By July, my aunt Jenny had been diagnosed with cancer, and it was rapidly advancing. Two weekends in a row in July, my dad and I drove back out to Kingman, Arizona to visit her, hoping she was in recovery mode and that we’d have many future visits. Though she was bedridden by this point and clearly exhausted, just as when I’d seen her in May, she was her funny, interesting, caring self. What could have been two emotionally devastating visits wound up being chock full of laughter and love.

The next weekend, Truman and I flew up to Eugene, Oregon, to attend one of his college friend’s weddings. Eugene was a surprisingly nice city, the University of Oregon campus (Truman’s alma mater) is beautiful, and the wedding was wonderful. From there, we took a bus up to Portland, where we spent two nights at Truman’s parents house before driving with them up to Lummi Island off the coast of Washington. Their family has been visiting the island for generations, and it’s a meaningful annual vacation spot for them. I had joined them there in 2018 but couldn’t fit it into my work schedule since then, so it was great to be back.

Lummi Island, Washington


It’s a beautiful island, and I was surrounded by good company and delicious food. Sadly, the trip did not feel like the peaceful vacation I’d hoped it would be, because while I was there, my aunt Jenny passed away. The next day, my grandmother—whom we called Gammy—followed her. Both were very spiritual people, and, strangely enough, Gammy had always told Jenny that she hoped Jenny would pass away just before her and guide her into the afterlife. Gammy didn’t even know Jenny had cancer, much less that she had passed away the day before. It’s really very odd that it happened this way, but it brought many of us a lot of comfort knowing that it happened exactly the way they had wanted it to. I miss them both terribly, and I really hope there is an afterlife that they’re having a fabulous time exploring together.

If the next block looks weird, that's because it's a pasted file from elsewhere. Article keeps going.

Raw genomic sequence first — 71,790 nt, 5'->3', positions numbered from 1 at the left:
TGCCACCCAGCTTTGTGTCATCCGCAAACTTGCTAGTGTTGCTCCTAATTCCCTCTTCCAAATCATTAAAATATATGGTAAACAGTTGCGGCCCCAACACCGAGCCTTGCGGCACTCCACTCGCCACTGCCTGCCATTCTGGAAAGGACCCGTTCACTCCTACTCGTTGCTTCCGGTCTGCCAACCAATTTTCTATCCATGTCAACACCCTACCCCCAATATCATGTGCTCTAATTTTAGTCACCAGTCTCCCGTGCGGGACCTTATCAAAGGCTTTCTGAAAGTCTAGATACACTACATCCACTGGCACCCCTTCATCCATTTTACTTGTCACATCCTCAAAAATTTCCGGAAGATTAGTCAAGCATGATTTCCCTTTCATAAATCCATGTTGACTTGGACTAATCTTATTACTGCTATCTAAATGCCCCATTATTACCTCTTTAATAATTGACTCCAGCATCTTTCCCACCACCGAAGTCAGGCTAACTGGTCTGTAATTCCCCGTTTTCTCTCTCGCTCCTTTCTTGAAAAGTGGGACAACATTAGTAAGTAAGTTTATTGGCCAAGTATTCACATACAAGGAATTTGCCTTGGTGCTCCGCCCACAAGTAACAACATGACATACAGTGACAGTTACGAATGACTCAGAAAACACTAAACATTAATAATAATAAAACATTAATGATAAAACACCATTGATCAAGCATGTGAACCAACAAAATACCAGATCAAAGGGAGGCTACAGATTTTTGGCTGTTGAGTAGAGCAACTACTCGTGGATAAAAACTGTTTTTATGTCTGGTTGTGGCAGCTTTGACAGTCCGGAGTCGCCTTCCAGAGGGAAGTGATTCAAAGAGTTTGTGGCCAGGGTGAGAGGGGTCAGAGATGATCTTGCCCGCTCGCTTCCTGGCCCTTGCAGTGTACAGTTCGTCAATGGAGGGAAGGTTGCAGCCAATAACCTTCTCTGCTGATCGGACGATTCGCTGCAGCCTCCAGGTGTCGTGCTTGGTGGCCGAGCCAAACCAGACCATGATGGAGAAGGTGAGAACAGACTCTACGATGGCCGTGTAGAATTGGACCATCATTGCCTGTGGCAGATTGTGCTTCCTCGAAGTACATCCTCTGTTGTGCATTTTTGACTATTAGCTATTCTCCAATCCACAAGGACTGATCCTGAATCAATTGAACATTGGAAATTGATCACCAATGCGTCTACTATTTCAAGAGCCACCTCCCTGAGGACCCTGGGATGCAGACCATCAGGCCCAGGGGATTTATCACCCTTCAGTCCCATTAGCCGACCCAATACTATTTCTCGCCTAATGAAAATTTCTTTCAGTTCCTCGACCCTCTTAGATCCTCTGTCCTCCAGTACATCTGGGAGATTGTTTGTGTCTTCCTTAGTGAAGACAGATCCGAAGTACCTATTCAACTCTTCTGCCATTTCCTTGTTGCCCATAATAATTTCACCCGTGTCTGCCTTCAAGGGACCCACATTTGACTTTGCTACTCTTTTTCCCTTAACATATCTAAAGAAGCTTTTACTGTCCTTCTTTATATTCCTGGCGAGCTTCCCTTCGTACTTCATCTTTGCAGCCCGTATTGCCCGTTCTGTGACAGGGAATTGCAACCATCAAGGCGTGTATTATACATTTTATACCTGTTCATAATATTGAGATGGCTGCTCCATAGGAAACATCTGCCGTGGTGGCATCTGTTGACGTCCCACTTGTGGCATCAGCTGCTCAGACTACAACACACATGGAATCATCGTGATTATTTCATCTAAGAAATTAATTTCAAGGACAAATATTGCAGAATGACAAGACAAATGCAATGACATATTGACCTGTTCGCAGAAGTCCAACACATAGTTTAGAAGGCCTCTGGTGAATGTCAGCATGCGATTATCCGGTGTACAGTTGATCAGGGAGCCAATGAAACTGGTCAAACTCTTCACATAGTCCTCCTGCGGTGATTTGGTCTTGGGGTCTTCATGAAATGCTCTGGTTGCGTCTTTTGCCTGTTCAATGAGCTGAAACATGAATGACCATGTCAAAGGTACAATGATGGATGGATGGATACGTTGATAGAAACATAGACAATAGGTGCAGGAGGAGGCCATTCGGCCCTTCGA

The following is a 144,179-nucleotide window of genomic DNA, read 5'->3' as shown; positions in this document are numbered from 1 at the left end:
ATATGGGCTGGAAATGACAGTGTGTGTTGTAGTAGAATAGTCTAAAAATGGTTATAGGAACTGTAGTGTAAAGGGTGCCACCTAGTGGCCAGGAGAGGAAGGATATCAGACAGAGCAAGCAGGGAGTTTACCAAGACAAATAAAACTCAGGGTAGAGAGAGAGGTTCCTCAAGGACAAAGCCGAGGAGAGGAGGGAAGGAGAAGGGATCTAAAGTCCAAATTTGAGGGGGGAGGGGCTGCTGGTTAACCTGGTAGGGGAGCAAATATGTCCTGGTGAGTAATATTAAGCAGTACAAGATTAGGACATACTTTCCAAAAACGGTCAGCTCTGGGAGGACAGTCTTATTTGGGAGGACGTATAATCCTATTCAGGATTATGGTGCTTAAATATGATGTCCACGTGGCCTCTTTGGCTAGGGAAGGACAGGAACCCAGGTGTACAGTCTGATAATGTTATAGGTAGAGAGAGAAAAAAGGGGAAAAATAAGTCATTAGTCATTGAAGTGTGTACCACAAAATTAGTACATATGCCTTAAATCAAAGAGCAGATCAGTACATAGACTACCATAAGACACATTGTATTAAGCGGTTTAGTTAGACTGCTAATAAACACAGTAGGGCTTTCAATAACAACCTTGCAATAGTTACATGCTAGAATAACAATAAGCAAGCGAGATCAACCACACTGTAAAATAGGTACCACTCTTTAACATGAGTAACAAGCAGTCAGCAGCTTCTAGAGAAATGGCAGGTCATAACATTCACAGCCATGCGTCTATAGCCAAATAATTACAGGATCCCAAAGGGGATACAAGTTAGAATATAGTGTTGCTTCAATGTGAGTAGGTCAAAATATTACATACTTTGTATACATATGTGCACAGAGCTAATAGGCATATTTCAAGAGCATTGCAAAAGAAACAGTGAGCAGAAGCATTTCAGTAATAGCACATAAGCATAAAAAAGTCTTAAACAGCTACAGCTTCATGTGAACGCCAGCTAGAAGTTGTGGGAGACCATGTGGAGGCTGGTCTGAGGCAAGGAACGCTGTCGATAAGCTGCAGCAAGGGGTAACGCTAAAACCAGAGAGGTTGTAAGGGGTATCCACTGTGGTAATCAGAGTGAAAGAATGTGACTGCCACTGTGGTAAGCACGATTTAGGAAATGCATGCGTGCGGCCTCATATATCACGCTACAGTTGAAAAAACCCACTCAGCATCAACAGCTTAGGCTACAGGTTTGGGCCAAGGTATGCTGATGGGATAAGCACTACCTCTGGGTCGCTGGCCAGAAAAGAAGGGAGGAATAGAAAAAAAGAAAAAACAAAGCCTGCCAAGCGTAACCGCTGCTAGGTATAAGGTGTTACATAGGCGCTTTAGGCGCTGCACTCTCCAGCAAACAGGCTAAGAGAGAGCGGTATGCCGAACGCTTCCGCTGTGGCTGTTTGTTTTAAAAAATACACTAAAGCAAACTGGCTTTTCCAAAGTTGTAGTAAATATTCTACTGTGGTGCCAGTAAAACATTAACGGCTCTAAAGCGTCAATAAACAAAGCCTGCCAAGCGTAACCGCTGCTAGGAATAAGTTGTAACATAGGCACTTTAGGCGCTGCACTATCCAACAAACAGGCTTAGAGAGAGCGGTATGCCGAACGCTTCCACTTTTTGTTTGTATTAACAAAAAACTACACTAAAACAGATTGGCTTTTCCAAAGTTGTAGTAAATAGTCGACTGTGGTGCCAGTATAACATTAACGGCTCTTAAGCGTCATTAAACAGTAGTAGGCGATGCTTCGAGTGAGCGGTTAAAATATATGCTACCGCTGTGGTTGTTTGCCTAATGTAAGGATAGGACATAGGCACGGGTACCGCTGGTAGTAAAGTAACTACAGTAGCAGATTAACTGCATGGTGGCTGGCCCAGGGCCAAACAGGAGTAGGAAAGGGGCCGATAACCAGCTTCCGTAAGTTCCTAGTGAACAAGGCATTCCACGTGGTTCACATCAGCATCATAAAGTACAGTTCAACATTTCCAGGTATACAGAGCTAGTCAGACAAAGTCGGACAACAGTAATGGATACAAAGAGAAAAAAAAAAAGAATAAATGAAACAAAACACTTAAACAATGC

August through October

In August and September, we had planned on a back-to-back Austin, Texas and New York City trip to attend a wedding and bat mitzvah, respectively. However, with COVID cases rising because of the new delta variant, we got nervous and wound up canceling our trip somewhat last minute. Fingers crossed we’ll get back to those two cities sometime soon!

Also in September, my uncle John, Jenny’s husband who had been living with Alzheimer’s for quite a few years, passed away. Needless to say, losing three family members in such a short time period wasn’t easy for me or anyone else in my family, though I’m glad at least that John could finally be at peace.

Ensenada cruise

On a cruise to Ensenada with my Uncle John and Aunt Jenny in 2017

The next few months were very quiet on the travel front. I did some more dogsitting (this time of my favorite Australian cattle dog, who took the best care of me when I got back from Lummi and was in mourning), enjoyed some local Halloween activities (which you may have seen my post about), hosted Truman’s parents while they were in town for a baby shower, and did some hiking around the L.A. area.